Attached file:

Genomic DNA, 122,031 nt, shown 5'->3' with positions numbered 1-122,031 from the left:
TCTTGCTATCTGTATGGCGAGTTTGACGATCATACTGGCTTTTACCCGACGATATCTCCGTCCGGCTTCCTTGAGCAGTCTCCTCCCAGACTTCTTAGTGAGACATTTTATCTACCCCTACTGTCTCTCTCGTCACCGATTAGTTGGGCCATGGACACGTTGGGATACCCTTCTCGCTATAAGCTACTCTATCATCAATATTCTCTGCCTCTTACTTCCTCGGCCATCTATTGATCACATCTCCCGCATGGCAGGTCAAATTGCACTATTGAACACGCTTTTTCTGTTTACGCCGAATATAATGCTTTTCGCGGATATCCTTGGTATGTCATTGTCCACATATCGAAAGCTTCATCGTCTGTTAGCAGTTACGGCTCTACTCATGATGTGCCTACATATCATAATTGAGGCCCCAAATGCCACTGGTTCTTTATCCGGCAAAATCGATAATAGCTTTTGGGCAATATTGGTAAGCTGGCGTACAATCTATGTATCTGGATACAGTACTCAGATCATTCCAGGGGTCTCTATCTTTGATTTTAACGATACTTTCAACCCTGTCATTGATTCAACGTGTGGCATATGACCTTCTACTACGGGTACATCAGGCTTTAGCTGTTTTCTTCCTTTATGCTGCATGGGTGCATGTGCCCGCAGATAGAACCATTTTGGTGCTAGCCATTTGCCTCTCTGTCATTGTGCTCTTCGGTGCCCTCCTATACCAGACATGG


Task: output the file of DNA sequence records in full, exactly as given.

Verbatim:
Genomic DNA, 122,031 nt, shown 5'->3' with positions numbered 1-122,031 from the left:
TCTTGCTATCTGTATGGCGAGTTTGACGATCATACTGGCTTTTACCCGACGATATCTCCGTCCGGCTTCCTTGAGCAGTCTCCTCCCAGACTTCTTAGTGAGACATTTTATCTACCCCTACTGTCTCTCTCGTCACCGATTAGTTGGGCCATGGACACGTTGGGATACCCTTCTCGCTATAAGCTACTCTATCATCAATATTCTCTGCCTCTTACTTCCTCGGCCATCTATTGATCACATCTCCCGCATGGCAGGTCAAATTGCACTATTGAACACGCTTTTTCTGTTTACGCCGAATATAATGCTTTTCGCGGATATCCTTGGTATGTCATTGTCCACATATCGAAAGCTTCATCGTCTGTTAGCAGTTACGGCTCTACTCATGATGTGCCTACATATCATAATTGAGGCCCCAAATGCCACTGGTTCTTTATCCGGCAAAATCGATAATAGCTTTTGGGCAATATTGGTAAGCTGGCGTACAATCTATGTATCTGGATACAGTACTCAGATCATTCCAGGGGTCTCTATCTTTGATTTTAACGATACTTTCAACCCTGTCATTGATTCAACGTGTGGCATATGACCTTCTACTACGGGTACATCAGGCTTTAGCTGTTTTCTTCCTTTATGCTGCATGGGTGCATGTGCCCGCAGATAGAACCATTTTGGTGCTAGCCATTTGCCTCTCTGTCATTGTGCTCTTCGGTGCCCTCCTATACCAGACATGG